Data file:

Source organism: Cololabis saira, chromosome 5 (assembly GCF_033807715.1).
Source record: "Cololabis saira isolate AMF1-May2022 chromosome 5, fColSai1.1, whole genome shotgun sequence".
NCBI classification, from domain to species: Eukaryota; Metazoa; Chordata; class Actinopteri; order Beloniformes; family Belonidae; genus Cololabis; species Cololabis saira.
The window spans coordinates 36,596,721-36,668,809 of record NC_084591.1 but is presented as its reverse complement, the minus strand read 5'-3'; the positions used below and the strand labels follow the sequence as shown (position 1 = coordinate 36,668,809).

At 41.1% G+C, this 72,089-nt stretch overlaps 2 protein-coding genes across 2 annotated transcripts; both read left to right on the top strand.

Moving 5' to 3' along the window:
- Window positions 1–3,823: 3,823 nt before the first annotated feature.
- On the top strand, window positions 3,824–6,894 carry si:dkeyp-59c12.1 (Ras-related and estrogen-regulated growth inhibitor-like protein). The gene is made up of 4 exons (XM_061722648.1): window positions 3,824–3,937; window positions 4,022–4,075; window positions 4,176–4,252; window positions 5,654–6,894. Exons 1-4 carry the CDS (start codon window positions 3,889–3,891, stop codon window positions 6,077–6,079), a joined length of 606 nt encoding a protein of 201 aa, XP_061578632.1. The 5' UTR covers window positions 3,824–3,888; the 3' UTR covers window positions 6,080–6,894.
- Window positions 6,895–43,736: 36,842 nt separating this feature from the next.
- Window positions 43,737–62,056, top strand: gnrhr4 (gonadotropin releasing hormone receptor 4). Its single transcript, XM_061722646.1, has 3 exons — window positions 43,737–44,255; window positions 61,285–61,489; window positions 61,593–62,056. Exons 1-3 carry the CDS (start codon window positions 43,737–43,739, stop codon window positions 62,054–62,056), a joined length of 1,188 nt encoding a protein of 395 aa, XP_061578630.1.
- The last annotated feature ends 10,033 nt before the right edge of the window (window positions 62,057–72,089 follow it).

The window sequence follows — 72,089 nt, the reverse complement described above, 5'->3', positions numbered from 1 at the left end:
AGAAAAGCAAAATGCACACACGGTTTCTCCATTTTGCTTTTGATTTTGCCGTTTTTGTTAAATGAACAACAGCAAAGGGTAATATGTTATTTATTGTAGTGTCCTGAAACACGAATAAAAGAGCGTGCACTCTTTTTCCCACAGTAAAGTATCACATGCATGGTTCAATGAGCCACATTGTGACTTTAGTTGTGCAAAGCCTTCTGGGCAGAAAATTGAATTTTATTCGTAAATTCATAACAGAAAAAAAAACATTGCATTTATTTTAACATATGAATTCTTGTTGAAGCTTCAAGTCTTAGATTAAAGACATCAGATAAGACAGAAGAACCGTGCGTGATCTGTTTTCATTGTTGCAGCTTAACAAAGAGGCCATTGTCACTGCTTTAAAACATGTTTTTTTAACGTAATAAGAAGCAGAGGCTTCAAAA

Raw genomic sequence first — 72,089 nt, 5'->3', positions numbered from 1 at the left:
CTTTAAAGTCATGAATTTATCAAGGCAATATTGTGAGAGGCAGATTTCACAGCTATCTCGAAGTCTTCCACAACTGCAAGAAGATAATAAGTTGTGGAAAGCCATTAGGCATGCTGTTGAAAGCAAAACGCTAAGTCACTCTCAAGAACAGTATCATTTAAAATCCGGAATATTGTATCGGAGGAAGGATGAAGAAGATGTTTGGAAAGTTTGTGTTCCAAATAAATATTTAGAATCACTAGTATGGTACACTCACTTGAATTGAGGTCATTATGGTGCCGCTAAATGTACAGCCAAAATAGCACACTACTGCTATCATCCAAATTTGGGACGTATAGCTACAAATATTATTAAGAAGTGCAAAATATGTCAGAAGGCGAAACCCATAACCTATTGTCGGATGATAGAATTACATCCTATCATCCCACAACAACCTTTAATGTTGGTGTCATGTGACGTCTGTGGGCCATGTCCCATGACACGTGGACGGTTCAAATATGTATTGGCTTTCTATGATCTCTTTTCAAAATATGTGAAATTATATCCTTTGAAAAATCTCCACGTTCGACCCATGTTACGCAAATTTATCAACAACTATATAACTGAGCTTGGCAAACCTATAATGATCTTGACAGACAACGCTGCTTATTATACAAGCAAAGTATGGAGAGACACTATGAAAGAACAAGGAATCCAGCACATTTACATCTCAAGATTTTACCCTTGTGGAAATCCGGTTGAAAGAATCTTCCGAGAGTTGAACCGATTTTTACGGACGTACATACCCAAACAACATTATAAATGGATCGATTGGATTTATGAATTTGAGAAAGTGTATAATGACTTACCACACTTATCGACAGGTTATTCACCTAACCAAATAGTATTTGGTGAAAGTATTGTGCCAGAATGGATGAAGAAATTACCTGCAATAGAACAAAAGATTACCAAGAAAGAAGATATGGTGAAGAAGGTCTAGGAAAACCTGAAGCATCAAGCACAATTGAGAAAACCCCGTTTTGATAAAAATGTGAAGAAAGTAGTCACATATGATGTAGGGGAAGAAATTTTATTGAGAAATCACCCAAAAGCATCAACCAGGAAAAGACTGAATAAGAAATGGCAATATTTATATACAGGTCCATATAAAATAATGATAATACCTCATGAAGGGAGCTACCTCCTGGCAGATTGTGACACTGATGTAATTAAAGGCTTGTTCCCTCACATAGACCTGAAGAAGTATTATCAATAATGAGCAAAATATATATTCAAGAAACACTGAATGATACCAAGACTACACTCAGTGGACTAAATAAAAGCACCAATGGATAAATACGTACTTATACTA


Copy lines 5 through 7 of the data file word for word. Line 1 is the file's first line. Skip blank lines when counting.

At 41.1% G+C, this 72,089-nt stretch overlaps 2 protein-coding genes across 2 annotated transcripts; both read left to right on the top strand.

Moving 5' to 3' along the window:
- Window positions 1–3,823: 3,823 nt before the first annotated feature.